It is vital that Green Adelaide’s the water sensitive urban design and the green streets and flourishing parklands key priorities are strongly linked and, in partnership with local government, embedded into planning and development at every scale. Green Adelaide will work to influence new building designs to support an urban landscape with tree canopy cover and biodiversity habitat.
It will partner with local government to build on existing urban heat island mapping and produce a map of Adelaide that identifies priority areas for greening, green infrastructure and water sensitive urban design action. It will also fund and provide grants to local government to deliver greening outcomes in public spaces, including through the Greener Neighbourhoods grant program.
Biodiversity sensitive and water sensitive urban design
Urban design that considers biodiversity and the water cycle can deliver greener, more liveable communities. This means thoughtful, ecologically sustainable development that focuses on the management of urban water resources and environmental protection in residential, commercial and industrial developments.
Biodiversity sensitive and water sensitive urban design are integral to creating attractive and sustainable urban living conditions and creating crucial habitat for wildlife.
Biodiversity sensitive urban design seeks to address the negative impacts of urban development on biodiversity and to create onsite habitat, promote ecological processes and encourage positive human interactions with nature. Reducing our footprint will allow for more vegetated space that will provide habitat and lessen barriers to movement for animals. Examples could include green roofs and habitat walls that create habitat for native birds and insects.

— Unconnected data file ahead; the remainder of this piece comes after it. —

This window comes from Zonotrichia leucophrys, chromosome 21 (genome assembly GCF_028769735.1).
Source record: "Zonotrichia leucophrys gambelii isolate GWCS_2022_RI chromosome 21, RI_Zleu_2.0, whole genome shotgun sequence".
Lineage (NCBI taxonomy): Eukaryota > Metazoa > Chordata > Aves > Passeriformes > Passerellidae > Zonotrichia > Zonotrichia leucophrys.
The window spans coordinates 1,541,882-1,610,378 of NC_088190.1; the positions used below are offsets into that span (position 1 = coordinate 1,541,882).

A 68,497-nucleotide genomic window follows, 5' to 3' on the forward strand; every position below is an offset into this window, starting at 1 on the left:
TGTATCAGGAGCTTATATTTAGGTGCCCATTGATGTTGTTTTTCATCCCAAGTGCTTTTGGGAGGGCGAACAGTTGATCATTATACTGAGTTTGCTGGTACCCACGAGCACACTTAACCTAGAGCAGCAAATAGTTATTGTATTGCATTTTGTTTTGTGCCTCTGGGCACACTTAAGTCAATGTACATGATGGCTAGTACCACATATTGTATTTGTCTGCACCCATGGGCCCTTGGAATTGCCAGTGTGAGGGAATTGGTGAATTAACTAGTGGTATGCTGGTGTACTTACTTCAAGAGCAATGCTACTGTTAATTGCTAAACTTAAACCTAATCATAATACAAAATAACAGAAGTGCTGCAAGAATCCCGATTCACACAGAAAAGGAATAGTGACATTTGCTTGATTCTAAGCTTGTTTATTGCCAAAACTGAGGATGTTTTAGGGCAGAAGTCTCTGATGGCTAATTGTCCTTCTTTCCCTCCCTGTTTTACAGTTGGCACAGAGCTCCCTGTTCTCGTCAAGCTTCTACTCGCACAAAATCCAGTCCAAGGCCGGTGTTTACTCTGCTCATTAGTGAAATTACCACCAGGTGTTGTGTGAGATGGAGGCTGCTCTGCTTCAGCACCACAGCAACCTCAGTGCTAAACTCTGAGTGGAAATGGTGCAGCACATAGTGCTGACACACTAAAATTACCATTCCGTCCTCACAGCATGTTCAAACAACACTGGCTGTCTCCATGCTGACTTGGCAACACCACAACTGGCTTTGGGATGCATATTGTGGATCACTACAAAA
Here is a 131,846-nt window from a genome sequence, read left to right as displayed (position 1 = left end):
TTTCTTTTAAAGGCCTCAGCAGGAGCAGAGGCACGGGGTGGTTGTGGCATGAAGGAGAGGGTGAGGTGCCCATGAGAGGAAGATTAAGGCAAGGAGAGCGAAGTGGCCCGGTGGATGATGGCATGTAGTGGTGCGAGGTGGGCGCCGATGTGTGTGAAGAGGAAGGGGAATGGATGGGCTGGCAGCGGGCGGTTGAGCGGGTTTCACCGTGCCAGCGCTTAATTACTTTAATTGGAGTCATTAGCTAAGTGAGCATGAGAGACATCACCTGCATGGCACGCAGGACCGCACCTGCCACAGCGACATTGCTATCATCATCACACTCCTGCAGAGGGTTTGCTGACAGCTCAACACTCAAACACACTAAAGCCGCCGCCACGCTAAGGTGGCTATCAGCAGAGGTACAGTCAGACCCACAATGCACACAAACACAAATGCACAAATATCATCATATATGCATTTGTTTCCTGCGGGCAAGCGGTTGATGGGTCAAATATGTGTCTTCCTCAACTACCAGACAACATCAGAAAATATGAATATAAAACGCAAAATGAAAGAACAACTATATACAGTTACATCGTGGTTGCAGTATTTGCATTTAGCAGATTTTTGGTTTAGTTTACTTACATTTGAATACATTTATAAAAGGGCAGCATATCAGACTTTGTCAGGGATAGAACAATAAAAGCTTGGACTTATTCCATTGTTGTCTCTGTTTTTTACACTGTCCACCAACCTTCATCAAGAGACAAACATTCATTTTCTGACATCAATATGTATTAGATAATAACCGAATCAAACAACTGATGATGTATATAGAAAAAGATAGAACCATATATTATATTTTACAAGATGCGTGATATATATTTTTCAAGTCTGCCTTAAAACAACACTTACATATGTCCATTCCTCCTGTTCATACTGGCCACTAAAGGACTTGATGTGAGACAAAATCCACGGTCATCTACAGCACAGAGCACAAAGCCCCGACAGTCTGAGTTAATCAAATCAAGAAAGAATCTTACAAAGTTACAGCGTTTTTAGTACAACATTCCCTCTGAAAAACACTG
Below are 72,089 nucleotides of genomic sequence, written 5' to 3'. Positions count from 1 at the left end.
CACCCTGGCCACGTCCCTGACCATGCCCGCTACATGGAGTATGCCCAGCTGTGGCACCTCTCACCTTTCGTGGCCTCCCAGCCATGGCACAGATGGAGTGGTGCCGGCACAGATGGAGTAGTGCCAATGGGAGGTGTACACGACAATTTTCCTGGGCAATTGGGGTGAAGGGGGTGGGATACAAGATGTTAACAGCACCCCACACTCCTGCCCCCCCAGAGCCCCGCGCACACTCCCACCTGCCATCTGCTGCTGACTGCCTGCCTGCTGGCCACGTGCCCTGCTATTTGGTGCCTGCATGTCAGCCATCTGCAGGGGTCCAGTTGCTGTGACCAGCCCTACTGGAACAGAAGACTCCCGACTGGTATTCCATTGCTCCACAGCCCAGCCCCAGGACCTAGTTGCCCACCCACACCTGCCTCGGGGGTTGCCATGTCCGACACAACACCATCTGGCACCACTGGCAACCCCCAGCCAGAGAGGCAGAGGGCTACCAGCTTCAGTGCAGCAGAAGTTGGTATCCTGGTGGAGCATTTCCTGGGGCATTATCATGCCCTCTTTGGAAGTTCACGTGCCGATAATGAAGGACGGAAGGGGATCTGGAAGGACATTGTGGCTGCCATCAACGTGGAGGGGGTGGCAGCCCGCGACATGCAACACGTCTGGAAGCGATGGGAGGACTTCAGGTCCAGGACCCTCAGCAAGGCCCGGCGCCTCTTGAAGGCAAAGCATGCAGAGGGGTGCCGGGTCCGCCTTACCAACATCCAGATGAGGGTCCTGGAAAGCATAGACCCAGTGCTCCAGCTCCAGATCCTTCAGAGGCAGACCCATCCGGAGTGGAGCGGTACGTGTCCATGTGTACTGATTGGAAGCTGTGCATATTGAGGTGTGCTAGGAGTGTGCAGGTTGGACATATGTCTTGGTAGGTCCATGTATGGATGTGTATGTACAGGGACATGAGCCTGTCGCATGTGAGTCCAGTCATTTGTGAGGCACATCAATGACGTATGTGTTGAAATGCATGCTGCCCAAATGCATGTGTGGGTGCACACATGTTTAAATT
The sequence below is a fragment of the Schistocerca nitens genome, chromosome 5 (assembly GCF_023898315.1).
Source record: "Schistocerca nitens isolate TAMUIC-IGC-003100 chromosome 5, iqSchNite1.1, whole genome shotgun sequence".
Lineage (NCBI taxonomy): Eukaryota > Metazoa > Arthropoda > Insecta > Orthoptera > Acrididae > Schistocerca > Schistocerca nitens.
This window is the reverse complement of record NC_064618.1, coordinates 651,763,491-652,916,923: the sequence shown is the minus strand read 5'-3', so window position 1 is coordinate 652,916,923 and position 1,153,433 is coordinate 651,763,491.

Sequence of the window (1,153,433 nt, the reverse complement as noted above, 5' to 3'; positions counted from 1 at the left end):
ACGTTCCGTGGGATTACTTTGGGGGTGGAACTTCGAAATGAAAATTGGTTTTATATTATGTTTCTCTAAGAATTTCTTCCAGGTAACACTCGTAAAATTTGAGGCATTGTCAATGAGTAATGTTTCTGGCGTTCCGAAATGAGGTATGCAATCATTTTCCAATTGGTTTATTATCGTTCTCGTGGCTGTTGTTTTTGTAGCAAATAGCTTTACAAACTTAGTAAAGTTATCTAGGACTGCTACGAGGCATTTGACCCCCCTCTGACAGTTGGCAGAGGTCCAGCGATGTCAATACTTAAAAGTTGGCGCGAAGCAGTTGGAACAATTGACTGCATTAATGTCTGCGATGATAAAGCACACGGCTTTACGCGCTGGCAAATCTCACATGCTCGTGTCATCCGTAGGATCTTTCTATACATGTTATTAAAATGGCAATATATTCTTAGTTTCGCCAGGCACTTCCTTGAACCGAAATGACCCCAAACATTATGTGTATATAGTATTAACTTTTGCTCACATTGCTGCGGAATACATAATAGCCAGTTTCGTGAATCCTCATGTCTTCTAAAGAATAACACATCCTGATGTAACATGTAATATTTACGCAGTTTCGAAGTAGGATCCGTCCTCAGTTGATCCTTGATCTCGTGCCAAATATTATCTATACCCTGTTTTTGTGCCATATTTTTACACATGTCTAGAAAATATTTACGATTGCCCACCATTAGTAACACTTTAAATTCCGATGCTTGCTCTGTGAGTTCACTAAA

Water sensitive urban design brings together the management of water from all sources – stormwater, wastewater, rainwater and groundwater - to achieve secure and sustainable water supplies for our urban communities and economy.
Green Adelaide will partner with state and local government, the planning system and Water Sensitive SA to encourage policies that embed greening, biodiversity sensitive and water sensitive urban design into private and public planning and development at every scale.
It will also provide grants to local government and other third parties to deliver more water sensitive urban design action across the region to support greening, cooling and climate resilient outcomes.
Controlling pest plants and animals
Adelaide is rich with wildlife, but the pest species introduced over time pose a threat to their survival. Human activity has also led to the extinction of many plants and animals, so managing the impact of pest species is critical to the ongoing protection of vulnerable and endangered native species and restoring biodiversity.
The responsibility for managing pests is shared between landholders, government, commercial enterprises and the broader community. Green Adelaide will consider how management actions, educational programs and collaborative partnerships can best address the management of invasive species.